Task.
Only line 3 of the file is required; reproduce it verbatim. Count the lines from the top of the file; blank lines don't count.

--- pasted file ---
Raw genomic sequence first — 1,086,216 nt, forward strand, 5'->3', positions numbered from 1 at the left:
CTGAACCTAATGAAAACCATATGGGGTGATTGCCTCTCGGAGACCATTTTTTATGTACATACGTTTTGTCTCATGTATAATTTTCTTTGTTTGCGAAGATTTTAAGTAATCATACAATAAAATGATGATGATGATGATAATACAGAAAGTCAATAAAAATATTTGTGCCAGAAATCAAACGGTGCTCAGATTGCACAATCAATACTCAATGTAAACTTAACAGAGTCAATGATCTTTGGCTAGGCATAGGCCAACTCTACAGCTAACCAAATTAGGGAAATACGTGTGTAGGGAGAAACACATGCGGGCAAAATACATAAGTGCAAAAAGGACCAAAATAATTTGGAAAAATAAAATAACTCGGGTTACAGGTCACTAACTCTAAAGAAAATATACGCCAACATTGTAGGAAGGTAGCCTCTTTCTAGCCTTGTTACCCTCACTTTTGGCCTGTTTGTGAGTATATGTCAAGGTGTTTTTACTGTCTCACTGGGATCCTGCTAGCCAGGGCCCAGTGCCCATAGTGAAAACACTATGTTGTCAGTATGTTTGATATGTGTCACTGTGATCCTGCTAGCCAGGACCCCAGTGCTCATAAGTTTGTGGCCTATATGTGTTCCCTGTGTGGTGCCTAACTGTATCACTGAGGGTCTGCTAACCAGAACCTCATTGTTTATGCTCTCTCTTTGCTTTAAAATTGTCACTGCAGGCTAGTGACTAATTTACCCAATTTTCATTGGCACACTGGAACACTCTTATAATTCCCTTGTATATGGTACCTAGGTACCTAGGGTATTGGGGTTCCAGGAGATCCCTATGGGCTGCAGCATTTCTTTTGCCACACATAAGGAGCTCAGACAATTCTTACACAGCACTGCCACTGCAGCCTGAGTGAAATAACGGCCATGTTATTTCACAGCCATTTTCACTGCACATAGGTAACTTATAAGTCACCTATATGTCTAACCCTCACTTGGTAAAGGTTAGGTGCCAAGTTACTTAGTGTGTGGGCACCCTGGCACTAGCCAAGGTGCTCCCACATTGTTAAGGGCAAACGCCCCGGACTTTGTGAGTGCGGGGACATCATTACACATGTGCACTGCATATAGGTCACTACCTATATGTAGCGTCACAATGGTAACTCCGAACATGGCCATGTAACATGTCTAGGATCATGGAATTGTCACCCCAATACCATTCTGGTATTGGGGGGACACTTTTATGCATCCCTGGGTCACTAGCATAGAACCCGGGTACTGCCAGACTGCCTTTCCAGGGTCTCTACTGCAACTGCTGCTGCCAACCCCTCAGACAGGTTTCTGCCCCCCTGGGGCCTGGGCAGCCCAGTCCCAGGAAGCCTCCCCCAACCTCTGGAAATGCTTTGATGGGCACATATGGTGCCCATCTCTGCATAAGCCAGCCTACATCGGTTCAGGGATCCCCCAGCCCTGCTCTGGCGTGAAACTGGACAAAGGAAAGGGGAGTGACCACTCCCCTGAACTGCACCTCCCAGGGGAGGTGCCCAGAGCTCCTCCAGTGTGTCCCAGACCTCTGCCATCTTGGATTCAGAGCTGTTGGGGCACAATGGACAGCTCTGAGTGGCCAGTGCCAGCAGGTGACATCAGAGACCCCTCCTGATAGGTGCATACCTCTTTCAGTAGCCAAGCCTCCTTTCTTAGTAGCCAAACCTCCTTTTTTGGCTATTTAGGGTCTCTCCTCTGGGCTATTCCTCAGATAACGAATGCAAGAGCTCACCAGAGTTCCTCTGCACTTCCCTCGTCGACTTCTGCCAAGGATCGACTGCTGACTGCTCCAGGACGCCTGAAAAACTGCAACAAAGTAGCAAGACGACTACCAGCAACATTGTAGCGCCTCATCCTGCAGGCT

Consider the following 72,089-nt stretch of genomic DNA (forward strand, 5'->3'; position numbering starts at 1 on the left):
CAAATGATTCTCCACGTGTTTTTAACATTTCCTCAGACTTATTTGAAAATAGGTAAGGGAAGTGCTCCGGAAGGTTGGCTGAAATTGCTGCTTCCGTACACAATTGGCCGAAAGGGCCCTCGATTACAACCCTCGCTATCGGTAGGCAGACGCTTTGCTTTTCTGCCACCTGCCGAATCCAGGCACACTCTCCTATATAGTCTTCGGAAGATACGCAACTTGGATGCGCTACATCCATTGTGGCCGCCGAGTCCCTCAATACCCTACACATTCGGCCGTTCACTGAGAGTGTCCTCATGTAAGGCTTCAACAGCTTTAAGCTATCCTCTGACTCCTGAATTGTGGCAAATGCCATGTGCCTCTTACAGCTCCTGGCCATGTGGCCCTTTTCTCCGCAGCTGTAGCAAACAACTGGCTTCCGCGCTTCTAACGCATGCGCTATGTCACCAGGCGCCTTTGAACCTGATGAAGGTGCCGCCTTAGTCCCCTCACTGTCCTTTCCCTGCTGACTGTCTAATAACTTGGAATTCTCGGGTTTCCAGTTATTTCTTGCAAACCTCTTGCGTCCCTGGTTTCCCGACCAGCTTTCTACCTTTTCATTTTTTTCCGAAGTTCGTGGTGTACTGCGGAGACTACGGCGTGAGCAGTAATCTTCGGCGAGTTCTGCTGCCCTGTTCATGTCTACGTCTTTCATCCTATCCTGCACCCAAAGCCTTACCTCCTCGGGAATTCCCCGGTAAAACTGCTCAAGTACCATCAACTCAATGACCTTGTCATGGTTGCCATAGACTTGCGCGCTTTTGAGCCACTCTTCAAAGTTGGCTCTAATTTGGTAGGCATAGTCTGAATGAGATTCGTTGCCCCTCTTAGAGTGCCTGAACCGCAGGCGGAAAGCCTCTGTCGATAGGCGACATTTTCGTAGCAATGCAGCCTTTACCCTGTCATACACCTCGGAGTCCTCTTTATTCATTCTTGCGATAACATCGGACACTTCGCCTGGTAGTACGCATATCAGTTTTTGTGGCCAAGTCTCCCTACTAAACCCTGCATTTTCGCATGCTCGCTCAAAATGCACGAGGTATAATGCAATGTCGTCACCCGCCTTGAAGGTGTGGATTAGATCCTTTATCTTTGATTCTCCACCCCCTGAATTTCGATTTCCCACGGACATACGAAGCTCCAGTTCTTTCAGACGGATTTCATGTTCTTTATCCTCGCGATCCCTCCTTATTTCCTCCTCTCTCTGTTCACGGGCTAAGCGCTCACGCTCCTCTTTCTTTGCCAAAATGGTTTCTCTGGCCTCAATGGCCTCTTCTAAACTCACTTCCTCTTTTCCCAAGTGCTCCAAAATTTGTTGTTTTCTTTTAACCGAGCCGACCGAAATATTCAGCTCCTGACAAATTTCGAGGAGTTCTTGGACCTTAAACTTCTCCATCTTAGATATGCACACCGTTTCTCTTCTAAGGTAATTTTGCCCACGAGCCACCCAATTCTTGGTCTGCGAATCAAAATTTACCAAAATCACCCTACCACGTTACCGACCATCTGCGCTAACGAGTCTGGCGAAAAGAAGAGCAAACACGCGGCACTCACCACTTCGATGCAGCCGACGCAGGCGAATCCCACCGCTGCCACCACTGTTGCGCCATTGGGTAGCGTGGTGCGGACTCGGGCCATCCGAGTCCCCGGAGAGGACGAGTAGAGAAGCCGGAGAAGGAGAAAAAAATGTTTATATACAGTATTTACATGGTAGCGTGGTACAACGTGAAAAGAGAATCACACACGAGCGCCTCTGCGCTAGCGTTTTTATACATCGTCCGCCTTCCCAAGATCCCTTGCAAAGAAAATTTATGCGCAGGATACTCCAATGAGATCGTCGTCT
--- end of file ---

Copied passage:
Consider the following 72,089-nt stretch of genomic DNA (forward strand, 5'->3'; position numbering starts at 1 on the left):